Help students build arguments. "I'm looking for information about conifers that will grown best in our area. I'll trash information that doesn't fit my need." The Trash or Treasure approach is effective in helping young people collect evidence and build arguments.

Invent your own ways to help students analyze information.

Use Leslie Preddy's Taking Notes (PDF 1) (PDF 2) sheet and bookmark for ideas.

Online Tools

Many online tools can be used to organize notes:

Citations & Plagiarism

As students take notes, it's important that they cite sources.

Citing Sources

Model the process of citing sources. Complete a citation as a group identifying the required information. Use Leslie Preddy's Pre-Search Activity 2: Free Inquiry (PDF) sheet as an example.

Consider the use of an online citation builder.

Easybib is a cool service that helps you cite sources, but it also provides resources for research. You can search the bibliographies of the many people who have cited sources to locate good materials for search.

Discuss the copyright law with students and why citing sources is important. Use online interactives to teach about the law.


Plagiarism is a concern of both students and teachers. It's a form of academic dishonesty and occurs when a student claims the work of others as he or her own. It doesn't matter if the "copying" is intentional or not. It's still plagiarism. There are three easy ways to avoid plagiarism. First, cite all information including audio and images used in a project. Second, always use quotes when copying directly from a source. Third, summarize or paraphrase key ideas not entire passages.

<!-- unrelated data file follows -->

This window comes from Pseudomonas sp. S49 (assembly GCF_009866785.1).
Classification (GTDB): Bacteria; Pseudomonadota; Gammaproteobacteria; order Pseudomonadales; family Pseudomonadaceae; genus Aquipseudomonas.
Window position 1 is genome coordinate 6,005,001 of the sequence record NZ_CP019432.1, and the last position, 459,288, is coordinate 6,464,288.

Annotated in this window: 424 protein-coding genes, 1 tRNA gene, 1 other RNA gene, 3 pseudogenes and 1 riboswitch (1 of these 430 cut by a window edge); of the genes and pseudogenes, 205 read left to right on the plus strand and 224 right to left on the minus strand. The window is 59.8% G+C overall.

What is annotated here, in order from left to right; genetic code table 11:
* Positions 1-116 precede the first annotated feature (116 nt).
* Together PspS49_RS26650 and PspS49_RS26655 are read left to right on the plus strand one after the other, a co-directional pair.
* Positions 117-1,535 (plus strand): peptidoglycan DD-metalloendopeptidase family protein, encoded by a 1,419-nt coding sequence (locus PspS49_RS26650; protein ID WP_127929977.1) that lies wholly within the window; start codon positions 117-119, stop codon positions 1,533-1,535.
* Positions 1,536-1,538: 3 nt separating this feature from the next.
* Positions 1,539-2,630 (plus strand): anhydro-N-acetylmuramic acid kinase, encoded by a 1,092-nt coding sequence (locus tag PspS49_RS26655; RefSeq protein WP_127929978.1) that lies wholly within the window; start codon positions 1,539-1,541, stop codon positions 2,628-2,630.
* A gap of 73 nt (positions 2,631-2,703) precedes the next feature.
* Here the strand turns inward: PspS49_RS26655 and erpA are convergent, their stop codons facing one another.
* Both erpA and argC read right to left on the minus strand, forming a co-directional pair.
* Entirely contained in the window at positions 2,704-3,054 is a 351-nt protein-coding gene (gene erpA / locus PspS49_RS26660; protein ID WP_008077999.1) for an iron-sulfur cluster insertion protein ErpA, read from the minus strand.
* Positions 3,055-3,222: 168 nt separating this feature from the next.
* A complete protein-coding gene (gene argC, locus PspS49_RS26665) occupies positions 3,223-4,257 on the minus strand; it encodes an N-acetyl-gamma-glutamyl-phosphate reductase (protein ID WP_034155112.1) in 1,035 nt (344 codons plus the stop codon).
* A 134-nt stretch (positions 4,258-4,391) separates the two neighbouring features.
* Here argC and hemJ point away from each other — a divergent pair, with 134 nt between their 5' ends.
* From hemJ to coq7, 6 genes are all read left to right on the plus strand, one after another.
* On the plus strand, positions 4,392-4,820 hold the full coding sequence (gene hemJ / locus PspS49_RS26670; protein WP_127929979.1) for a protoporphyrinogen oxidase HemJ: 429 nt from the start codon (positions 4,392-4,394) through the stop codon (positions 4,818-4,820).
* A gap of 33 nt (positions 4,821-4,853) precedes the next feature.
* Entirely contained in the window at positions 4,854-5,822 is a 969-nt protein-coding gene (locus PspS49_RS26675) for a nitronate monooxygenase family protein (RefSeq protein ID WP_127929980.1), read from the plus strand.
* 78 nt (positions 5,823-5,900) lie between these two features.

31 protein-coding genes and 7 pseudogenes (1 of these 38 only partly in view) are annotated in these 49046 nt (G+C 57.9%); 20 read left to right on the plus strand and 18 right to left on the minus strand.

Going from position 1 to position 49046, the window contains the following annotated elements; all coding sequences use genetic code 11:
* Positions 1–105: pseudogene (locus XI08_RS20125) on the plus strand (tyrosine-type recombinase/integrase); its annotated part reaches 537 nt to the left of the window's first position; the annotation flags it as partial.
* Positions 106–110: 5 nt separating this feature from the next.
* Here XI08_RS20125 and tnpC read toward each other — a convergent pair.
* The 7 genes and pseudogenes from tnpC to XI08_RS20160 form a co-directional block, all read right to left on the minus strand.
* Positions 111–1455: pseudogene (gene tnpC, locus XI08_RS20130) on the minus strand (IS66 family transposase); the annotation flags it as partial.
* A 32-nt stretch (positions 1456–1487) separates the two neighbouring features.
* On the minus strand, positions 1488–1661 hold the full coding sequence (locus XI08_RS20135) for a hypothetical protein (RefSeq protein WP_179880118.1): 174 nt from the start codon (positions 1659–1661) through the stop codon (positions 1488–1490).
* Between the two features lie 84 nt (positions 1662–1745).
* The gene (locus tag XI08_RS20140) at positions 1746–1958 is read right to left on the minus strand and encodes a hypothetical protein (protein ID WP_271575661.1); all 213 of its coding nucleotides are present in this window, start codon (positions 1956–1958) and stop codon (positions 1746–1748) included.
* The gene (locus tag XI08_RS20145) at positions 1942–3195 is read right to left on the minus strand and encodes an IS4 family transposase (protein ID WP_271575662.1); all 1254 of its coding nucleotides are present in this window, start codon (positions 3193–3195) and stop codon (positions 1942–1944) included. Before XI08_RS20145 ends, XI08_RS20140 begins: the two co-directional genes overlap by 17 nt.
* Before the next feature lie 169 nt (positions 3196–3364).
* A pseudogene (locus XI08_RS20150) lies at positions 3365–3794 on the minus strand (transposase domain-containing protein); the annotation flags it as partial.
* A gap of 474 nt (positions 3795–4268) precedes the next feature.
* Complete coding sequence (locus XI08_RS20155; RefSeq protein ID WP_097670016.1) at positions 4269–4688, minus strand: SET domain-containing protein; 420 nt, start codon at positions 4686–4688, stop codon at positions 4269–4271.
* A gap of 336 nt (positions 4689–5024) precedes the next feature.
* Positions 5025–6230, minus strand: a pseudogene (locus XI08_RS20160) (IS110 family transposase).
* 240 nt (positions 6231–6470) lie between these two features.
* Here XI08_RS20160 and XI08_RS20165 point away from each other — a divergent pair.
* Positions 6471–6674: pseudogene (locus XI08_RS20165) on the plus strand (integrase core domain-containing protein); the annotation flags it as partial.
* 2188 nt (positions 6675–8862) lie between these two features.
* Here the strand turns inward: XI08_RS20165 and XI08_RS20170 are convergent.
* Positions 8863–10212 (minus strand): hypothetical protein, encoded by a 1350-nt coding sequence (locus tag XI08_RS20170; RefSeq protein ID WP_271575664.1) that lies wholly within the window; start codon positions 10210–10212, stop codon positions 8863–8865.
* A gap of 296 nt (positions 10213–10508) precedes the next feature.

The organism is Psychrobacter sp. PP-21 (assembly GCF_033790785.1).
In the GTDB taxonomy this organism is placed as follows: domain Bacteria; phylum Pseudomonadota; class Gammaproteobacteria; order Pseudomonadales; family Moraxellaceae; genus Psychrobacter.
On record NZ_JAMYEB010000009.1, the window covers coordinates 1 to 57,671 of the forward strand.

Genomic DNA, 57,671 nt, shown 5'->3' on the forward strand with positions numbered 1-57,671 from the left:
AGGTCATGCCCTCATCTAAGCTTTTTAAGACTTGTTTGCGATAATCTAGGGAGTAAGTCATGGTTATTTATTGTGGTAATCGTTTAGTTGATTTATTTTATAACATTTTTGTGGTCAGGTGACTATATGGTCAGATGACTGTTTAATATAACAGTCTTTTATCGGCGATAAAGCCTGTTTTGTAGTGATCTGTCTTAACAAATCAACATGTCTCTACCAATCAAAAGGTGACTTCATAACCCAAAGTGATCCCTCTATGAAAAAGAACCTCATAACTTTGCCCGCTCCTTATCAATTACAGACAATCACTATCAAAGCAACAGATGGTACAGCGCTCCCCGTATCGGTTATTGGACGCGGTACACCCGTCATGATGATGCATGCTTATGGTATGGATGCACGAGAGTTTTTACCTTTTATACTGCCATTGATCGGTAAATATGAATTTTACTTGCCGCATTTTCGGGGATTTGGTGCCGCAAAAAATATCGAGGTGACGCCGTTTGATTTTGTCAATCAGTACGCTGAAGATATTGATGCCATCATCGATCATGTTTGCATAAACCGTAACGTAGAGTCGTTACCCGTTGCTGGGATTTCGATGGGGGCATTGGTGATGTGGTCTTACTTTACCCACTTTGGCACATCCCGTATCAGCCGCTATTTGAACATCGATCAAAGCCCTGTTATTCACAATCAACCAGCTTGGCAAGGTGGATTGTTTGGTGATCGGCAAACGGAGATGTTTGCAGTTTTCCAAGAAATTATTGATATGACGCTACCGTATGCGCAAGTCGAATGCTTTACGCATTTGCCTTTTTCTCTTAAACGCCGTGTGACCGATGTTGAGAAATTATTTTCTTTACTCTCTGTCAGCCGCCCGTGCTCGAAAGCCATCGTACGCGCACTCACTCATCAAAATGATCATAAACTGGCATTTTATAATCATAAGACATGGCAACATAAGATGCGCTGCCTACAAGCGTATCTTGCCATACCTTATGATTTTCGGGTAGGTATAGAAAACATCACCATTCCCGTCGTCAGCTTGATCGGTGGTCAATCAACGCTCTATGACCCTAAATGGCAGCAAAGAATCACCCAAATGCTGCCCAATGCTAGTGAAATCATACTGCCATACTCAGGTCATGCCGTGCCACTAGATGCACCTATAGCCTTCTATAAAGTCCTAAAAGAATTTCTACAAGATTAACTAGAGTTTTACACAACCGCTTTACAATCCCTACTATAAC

Creating a final product that involves transforming information from one form to another is an easy way to avoid plagiarism. For instance, turn historical facts into a visual timeline or turn a photograph into a paragraph description. Or ask students to make a comparison rather than simply reporting on a topic.

There are some great online resources to help teach students about plagiarism.

Evidence & Associations

As students collect data, they need to begin thinking of this information as evidence to support their thoughts and address their questions. Otherwise, they'll end up with a report that's simply a patchwork of quotes from articles.

The Ds of Evidence